Most of the world’s large countries have laid the foundations for a prosperous economy primarily by developing their agricultural sector. Since the Great Depression of the 30s, most States have intervened to solve what economists called the “farm problem” in reference to the weakness and chronic instability of farm incomes. The “agricultural exception” has justified special treatment for the sector. As a result, governments have implemented support policies, market regulation and measures to exclude agriculture from trade agreements.
However, starting in the 80s, a strong wind of economic liberalism blew in favour of State withdrawal and the opening of agricultural markets. The World Trade Organization (WTO), the World Bank, the International Monetary Fund and a number of States believed that the free market would solve the “farm problem.”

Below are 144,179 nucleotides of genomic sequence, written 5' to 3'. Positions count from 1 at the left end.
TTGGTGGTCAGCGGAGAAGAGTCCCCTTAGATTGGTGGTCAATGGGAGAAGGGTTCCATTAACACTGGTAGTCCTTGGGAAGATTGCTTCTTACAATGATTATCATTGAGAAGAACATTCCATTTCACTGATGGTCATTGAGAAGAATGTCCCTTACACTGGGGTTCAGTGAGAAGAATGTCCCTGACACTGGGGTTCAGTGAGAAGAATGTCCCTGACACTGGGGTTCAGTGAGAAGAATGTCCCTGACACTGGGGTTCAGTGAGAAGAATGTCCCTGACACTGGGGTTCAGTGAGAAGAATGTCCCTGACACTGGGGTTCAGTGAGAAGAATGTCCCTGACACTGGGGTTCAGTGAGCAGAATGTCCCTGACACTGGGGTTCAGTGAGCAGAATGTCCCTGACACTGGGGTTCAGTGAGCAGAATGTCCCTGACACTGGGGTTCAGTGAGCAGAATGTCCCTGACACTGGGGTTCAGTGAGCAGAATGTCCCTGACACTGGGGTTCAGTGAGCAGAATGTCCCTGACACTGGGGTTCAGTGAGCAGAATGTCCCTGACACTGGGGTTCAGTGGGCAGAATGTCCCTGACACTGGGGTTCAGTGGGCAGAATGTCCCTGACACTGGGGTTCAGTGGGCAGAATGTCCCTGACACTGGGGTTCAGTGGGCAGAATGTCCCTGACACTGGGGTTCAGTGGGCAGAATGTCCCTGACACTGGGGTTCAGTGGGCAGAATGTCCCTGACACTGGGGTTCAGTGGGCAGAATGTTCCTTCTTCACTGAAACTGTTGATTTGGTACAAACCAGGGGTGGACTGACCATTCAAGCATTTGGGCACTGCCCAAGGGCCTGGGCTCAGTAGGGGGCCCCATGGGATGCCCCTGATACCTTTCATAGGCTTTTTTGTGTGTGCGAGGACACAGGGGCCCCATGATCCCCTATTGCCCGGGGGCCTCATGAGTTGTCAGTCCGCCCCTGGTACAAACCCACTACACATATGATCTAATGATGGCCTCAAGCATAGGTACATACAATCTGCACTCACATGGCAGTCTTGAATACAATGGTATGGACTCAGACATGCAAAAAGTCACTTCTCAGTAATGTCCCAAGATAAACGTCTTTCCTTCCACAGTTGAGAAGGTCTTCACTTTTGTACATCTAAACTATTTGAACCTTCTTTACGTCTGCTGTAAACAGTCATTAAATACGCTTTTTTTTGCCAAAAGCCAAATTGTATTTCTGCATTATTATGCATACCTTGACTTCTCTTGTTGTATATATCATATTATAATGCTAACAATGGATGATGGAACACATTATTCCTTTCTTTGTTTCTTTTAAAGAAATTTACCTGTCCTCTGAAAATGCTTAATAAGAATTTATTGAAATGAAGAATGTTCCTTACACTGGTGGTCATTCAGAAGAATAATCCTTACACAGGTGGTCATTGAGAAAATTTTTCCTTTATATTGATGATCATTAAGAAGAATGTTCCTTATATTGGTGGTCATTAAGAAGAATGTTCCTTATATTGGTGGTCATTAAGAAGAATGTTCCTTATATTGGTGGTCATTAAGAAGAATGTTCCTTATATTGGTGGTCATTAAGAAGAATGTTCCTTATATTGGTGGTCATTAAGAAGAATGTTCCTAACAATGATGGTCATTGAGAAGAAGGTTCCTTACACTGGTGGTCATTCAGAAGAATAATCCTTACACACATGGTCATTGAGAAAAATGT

But twenty years of that policy have solved nothing. In recent years, food, financial and economic crises that are mostly due to deregulation have added to the problem. The agricultural sector has not been spared. The dairy crisis that hit products practically everywhere around the world in 2009 perfectly illustrates the “problem” and the “exception” of agriculture.
In the short term, following the example of the United Nation’s Special Reporter on the right to food, Olivier de Schutter, we want States to make sure that their WTO commitments respect the primacy of human rights over trade, especially when it comes to the right to food.
Ultimately, there will be no lasting solution to these problems without recognizing the right of States to adopt their own agricultural policies and assure their food sovereignty. The Quebec and Canadian governments must join the fight to recognize the agricultural exception and the right of all people to food sovereignty, as they did when they recognized the cultural exception at UNESCO.
To find out more about our model and the agricultural negotiations at the WTO, visit the Web site of the GO5 Coalition for a Fair Farming Model: http://www.go5quebec.ca/en/index.html